Published on May 8th, 2019


Look, the ’90s were a weird time. The same decade that birthed grunge and flannel ennui also gave us skidz pants and patent leather shoes with lace shoelaces and white-guy super flat tops. There’s just as many cringeworthy ’90s artifacts as there are reasons to raid your relatives’ CD collections.

One of the decade’s most prominent post-grunge movements was nu-metal — in many ways a viable alternative to alternative. And Florida, possibly to no one’s surprise, became a big exporter of music made with a beat box and a Marshall stack — rap-rock sort of lending itself to the bro-down party sensibility under which the Sunshine State labors.

From this hotbed came Groovenics, a strange amalgam of punk, metal and sideshow hip-hop. They along with fellow South Floridians Nonpoint and Darwin’s Waiting Room connected the regional uprising to nu-metal ports north — the Orlando of Gargamel! and the Jacksonville base of this splinter genre’s flagship band, Limp Bizkit.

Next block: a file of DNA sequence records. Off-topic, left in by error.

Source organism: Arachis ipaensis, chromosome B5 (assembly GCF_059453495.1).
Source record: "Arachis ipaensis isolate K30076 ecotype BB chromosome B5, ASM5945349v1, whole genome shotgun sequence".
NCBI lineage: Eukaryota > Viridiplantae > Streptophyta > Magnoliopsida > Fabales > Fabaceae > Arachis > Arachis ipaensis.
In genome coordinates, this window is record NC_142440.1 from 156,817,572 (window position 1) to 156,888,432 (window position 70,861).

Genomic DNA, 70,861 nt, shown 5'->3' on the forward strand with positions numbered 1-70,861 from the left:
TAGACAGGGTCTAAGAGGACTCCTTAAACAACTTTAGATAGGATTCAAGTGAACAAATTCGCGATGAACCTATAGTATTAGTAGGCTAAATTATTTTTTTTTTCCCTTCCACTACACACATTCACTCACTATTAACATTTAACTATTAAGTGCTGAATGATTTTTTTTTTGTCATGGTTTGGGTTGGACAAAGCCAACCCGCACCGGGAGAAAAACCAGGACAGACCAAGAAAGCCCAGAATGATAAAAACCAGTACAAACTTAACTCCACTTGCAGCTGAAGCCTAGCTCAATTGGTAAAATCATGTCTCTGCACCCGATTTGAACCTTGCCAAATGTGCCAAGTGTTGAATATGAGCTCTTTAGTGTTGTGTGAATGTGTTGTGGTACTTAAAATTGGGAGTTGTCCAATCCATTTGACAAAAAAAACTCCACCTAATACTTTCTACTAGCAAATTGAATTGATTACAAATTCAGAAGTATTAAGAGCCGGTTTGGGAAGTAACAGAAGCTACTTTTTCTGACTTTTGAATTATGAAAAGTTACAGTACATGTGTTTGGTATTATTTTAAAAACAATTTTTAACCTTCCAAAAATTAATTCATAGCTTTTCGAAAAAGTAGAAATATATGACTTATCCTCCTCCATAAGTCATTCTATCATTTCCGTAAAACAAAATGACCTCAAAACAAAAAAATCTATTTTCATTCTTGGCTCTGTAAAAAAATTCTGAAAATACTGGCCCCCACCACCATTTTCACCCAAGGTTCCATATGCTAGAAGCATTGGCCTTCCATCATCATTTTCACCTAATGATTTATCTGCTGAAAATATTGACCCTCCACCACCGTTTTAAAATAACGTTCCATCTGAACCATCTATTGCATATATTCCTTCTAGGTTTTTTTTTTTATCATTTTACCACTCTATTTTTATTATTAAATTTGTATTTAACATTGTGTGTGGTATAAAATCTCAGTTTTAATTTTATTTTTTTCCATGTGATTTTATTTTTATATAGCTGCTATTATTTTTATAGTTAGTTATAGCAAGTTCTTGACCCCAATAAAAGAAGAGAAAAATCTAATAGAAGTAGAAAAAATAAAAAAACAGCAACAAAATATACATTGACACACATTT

Fairly or not, the whole scene was tarred with the crowd brutality at Limp Bizkit-headlined Woodstock ’99, and people started backing away. Groovenics signed to the headbanging indie Spitfire Records and lasted until 2001, the year of their self-titled national label debut. (Spitfire closed down in 2006.)

But the yen for making old things new persists. A 2011 reunion at Propaganda in Lake Worth proved they still had admirers. In 2017 Groovenics self-released a new album, “Vacation Metal,” and booked a few shows in support. More recently, the band reports a sold-out gig in Brooklyn, N.Y., and progress on new material to be released by early 2020.

Bandmates today live scattered across the country, a challenge for any comeback bid. But, hey, if they survived South Florida’s band-killing sprawl, a decade apart, line-up shuffles and the (seeming) death knell of nu metal, what’s a few miles between friends? Maybe the mainstream is finally ready for Groovenics, with their thumping, mix-and-match sound. Generation Z is supposedly the one to kill genre altogether. Time will tell if “Booty Barn” was a prophetic look at the future.

Groovenics with Ether, Off the Post and The Covenne play 8pm May 25 at Respectable Street in West Palm Beach ~ Tim Moffatt

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